He's jogging along when a dog comes out of the front yard and approaches him. The officer has seen this dog before and has been run at by the dog before. When the dog was five feet away, the officer discharged his weapon and shot the dog in the head. Several feet away, children were playing in the front yard of where the dog lives.
When animal control arrives, they describe the dog as friendly, wagging his tail and in generally good spirits despite a bullet hole in his face. Even the animal control officer states that the dog was probably just running out to say hi with the caveat that a charging dog is intimidating no matter how friendly that dog might be.
In Los Angeles, shooting dogs comprise 25% of the reasons for discharging a weapon. This is a pretty common percentage when it comes to how often police officers in larger, urban areas discharge their weapons. I don't know that the stats include off-duty police officers, though.
The dog will be fine.
Friday, July 31, 2009
So when they are faced with loose dogs, especially those who are exhibiting fearful/aggressive behaviors, they feel their only recourse is to use guns.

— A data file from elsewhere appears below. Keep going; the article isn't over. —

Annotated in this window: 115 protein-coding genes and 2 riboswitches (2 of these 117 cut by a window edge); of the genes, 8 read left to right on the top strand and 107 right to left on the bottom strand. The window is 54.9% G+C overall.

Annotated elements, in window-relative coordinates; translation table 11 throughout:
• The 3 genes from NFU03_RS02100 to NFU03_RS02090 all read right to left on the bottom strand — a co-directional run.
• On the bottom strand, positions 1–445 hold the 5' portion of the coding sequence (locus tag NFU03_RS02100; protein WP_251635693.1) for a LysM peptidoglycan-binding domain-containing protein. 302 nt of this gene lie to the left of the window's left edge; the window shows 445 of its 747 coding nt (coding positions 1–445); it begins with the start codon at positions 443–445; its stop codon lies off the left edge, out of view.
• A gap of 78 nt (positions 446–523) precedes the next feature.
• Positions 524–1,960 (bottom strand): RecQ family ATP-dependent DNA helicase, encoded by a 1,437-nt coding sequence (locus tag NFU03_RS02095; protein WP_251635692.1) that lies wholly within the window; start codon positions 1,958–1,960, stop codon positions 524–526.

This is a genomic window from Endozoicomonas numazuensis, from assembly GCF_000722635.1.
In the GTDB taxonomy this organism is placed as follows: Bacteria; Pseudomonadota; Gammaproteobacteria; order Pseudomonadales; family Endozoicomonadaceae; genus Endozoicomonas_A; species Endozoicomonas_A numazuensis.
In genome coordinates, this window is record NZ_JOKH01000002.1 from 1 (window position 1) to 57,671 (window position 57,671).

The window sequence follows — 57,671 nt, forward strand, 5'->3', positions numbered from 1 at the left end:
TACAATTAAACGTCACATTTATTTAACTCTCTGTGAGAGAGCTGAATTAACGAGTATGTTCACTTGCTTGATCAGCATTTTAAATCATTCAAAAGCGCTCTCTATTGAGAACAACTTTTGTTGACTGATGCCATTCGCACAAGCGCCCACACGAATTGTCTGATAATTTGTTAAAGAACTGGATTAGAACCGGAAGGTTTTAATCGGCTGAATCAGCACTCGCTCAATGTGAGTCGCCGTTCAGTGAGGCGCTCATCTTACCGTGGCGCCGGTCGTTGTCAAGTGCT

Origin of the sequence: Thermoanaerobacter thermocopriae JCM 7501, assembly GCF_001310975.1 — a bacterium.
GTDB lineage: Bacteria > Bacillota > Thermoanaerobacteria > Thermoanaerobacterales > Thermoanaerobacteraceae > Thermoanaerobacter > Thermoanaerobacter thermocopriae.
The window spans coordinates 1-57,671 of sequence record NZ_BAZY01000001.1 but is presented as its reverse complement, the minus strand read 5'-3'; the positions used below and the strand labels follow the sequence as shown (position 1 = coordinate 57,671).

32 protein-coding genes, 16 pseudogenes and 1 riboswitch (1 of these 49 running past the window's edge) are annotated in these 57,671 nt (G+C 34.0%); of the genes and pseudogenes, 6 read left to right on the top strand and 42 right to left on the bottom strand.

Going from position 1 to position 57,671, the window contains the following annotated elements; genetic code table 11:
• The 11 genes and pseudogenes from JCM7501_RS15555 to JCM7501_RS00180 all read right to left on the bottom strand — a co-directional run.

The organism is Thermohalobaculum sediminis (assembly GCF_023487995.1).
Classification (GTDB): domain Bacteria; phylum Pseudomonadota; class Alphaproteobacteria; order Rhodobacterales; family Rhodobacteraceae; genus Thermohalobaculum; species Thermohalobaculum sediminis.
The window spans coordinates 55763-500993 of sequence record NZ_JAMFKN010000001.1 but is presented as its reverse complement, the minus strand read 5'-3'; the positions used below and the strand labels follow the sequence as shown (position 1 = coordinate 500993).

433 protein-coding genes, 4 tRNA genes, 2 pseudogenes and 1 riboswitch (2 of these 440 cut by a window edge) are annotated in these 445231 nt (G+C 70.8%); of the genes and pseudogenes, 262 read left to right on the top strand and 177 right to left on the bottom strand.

And that is what happened to Jasmine who happened to be running loose and possibly chasing/approaching people. She never bit anyone but when animal control arrived, they felt it was better to shoot her instead of try to restrain her....which they couldn't do anyways b/c they don't own a catch pole.
I mean, this is just absolutely ridiculous - what a great way to set up an entire system for failure.
One dog had gone back into the backyard where s/he was corralled and taken to animal control and later euthanized. The other dog attempted to attack officers as they were putting a catch pole on him. He was shot dead.
ETA: I found this article, which is much more detailed, including information like that the officer who was sent into the backyard to check things out was afraid of dogs.
I agree with this:
"I'd like for the police to get training on this. It strikes me as bizarre that there aren't things in place, protocol and trainings in place, that teach officers who are obviously going to come into contact with family animals, the way to respond in a responsible way," said Feichter.
From the guardian of the dog who was killed. Apparently there were two dogs and a petsitter. The alarm went off and the pet sitter couldn't get it turned off. Police came just to check things out so they knew two dogs were present. One officer went to the backyard where the shooting happened.